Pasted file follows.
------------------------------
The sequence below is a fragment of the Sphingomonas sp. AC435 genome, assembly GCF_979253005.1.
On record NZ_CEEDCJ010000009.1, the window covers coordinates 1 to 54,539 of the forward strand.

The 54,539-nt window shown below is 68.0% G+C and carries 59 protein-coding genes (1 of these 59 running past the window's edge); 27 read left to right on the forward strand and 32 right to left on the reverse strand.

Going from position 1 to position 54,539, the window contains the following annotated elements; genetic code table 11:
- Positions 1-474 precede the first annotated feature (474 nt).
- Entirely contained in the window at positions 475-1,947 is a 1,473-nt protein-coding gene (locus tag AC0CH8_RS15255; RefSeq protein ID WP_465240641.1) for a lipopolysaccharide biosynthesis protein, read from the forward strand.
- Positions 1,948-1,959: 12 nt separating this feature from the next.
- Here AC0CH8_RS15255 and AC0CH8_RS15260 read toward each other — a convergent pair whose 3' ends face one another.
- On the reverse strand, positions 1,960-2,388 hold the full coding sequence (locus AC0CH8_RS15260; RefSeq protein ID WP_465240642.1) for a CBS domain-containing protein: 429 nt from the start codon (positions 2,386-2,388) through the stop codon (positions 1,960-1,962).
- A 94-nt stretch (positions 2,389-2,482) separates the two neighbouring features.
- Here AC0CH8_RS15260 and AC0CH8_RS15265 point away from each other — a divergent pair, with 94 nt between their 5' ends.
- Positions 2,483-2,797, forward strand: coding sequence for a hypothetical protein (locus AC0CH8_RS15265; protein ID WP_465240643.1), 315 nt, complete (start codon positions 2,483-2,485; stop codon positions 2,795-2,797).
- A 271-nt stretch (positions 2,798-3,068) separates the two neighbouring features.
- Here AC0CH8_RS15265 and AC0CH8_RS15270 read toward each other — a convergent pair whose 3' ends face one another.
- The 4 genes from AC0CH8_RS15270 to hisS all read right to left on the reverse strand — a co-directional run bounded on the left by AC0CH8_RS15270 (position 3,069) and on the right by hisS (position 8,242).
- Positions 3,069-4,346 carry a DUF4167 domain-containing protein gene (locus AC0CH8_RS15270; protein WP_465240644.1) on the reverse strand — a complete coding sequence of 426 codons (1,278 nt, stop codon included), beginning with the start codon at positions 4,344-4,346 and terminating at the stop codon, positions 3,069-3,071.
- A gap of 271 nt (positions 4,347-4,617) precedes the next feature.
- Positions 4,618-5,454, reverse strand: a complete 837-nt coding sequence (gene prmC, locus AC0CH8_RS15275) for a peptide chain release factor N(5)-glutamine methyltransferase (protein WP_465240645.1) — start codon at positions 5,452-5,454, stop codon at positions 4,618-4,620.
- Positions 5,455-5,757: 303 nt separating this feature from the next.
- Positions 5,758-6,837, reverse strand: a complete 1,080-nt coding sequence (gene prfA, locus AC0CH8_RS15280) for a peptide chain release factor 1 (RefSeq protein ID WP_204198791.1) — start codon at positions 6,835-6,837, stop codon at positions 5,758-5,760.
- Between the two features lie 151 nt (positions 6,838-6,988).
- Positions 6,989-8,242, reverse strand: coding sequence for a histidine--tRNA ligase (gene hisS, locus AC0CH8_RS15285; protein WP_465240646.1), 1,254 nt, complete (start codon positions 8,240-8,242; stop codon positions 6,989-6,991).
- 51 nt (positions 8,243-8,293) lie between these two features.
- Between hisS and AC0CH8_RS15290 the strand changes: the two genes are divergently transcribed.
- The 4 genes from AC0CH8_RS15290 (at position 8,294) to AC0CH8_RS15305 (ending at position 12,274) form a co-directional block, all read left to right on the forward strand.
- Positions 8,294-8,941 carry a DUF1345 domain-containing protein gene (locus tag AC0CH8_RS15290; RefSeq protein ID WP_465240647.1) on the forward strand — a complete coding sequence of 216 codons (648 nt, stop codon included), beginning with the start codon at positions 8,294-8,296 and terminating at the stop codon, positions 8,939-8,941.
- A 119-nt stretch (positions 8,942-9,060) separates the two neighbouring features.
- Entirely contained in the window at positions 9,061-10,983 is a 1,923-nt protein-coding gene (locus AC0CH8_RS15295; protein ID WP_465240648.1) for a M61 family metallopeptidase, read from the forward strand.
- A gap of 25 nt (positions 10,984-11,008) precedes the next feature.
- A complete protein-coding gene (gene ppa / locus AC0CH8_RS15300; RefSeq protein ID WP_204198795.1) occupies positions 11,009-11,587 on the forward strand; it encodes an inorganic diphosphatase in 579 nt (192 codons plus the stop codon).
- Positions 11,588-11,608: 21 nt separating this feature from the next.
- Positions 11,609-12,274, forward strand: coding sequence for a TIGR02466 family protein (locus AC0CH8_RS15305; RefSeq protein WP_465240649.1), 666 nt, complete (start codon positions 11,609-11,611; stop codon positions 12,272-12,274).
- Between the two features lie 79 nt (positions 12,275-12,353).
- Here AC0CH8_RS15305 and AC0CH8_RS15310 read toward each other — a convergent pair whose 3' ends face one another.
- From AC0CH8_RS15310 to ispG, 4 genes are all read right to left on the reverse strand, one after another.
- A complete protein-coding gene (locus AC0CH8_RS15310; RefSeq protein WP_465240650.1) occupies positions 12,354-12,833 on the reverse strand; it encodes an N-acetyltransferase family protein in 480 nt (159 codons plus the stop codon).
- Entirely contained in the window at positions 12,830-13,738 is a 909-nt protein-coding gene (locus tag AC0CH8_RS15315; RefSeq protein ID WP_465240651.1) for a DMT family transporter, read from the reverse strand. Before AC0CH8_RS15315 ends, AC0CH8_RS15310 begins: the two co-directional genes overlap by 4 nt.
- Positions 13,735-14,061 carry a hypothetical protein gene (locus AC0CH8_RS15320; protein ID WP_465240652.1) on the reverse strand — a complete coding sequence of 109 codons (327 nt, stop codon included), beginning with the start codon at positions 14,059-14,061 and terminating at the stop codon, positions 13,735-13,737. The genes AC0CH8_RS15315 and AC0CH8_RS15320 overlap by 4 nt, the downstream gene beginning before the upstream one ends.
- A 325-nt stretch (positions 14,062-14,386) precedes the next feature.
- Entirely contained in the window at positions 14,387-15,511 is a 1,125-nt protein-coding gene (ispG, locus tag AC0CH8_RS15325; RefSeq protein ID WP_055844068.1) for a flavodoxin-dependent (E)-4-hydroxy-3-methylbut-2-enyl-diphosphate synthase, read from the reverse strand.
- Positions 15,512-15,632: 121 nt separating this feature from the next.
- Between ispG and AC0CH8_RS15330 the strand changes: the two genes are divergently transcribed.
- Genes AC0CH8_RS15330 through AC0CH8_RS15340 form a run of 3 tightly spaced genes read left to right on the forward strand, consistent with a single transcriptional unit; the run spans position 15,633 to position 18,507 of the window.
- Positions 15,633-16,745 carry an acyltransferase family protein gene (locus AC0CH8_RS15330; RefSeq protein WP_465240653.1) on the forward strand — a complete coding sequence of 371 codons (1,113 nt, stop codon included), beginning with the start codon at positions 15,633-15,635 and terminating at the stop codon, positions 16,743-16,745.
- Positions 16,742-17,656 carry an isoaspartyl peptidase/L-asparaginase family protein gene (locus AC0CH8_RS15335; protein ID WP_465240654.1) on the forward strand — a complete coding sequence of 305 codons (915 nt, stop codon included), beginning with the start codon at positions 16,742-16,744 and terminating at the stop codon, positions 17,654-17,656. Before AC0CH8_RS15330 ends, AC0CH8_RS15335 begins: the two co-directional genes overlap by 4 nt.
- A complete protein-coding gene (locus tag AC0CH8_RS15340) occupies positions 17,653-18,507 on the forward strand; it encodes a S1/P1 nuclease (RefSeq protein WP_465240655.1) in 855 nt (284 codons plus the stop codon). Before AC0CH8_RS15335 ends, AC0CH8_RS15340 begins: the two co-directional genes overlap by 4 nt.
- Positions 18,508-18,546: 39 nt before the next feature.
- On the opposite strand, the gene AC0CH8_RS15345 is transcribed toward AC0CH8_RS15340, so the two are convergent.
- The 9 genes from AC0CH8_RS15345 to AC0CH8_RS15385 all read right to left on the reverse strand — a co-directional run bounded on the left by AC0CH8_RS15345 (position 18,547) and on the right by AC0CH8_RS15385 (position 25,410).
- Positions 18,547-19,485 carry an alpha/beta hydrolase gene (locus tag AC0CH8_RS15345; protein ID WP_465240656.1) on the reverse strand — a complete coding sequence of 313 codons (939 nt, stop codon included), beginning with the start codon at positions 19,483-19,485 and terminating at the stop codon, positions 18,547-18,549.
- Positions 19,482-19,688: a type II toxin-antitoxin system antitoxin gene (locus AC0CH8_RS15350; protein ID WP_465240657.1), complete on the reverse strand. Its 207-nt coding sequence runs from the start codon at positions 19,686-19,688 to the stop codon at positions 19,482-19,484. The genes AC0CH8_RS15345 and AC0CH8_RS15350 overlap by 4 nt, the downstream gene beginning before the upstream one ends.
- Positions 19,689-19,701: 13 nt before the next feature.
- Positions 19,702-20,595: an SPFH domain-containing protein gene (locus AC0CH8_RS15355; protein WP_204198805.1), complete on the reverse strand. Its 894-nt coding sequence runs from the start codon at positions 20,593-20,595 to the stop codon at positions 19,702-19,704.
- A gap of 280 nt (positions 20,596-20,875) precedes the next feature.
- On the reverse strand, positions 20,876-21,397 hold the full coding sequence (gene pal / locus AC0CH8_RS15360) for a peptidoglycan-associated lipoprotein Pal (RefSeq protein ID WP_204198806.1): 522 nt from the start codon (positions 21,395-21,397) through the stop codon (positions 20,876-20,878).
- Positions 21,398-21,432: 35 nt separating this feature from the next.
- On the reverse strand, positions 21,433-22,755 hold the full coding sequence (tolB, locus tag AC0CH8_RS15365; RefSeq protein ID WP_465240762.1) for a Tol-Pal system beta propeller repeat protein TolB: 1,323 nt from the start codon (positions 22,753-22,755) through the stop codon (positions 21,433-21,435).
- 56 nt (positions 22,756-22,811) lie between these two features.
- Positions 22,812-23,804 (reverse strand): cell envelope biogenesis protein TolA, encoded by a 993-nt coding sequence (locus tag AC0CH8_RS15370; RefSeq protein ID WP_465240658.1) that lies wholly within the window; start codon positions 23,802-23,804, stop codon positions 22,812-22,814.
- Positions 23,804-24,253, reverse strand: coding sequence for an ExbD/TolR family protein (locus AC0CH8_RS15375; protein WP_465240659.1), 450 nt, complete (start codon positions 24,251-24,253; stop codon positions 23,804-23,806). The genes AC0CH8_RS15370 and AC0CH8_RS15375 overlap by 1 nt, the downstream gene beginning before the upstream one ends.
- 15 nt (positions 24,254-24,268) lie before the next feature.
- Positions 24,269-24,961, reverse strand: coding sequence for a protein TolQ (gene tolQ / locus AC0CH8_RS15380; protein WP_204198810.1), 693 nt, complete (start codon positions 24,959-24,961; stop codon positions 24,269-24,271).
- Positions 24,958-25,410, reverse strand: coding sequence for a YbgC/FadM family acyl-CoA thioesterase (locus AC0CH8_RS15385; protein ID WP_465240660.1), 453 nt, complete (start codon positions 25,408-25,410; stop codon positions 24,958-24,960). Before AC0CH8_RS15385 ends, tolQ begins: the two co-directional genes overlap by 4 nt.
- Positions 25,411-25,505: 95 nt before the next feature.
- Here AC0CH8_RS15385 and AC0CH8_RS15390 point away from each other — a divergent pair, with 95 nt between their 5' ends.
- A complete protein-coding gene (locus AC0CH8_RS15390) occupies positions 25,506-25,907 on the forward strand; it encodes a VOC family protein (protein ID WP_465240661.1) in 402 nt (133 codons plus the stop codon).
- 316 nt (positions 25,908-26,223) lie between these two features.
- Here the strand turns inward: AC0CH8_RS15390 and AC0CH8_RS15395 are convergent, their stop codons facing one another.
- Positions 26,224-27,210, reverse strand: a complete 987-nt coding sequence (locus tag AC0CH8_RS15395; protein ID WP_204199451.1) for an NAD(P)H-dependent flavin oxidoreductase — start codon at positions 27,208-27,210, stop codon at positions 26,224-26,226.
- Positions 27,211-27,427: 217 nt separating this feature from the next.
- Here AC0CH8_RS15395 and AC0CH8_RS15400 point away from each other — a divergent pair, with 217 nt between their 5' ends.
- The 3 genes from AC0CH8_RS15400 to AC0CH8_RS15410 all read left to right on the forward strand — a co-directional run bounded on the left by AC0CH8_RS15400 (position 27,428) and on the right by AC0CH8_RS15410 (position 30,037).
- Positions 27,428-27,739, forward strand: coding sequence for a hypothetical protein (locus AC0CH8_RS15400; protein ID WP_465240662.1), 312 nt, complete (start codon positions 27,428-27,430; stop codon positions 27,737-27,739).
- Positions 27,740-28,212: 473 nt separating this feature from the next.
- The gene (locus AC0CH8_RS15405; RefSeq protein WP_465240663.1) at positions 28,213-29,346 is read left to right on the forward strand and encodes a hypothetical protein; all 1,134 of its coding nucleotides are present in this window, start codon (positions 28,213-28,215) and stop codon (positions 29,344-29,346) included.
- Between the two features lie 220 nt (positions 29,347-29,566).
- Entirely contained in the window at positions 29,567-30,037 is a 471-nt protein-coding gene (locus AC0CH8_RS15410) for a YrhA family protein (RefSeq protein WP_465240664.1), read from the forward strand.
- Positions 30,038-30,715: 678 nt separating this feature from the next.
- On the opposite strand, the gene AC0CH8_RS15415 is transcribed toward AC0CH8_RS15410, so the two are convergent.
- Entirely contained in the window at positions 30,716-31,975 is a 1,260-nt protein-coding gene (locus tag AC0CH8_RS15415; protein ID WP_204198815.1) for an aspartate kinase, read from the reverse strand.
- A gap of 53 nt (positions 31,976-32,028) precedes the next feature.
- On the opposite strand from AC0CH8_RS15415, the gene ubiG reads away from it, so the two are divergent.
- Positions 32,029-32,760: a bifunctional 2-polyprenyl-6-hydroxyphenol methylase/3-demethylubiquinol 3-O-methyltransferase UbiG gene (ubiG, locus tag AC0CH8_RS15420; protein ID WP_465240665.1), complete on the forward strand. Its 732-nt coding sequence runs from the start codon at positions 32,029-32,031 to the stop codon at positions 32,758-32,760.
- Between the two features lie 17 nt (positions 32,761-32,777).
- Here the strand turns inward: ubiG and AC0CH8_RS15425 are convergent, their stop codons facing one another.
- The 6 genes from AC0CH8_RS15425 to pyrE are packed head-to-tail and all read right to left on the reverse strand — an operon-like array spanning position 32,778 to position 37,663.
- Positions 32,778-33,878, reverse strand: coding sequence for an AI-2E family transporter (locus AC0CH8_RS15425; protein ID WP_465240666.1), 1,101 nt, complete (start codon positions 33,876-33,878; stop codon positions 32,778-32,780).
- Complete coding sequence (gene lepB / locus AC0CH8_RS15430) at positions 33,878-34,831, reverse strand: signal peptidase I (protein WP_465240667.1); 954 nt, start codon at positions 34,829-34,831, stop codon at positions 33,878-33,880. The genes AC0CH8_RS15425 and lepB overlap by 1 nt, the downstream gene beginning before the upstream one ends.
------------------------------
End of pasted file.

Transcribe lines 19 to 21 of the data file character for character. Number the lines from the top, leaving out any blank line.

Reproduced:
- Positions 5,455-5,757: 303 nt separating this feature from the next.
- Positions 5,758-6,837, reverse strand: a complete 1,080-nt coding sequence (gene prfA, locus AC0CH8_RS15280) for a peptide chain release factor 1 (RefSeq protein ID WP_204198791.1) — start codon at positions 6,835-6,837, stop codon at positions 5,758-5,760.
- Between the two features lie 151 nt (positions 6,838-6,988).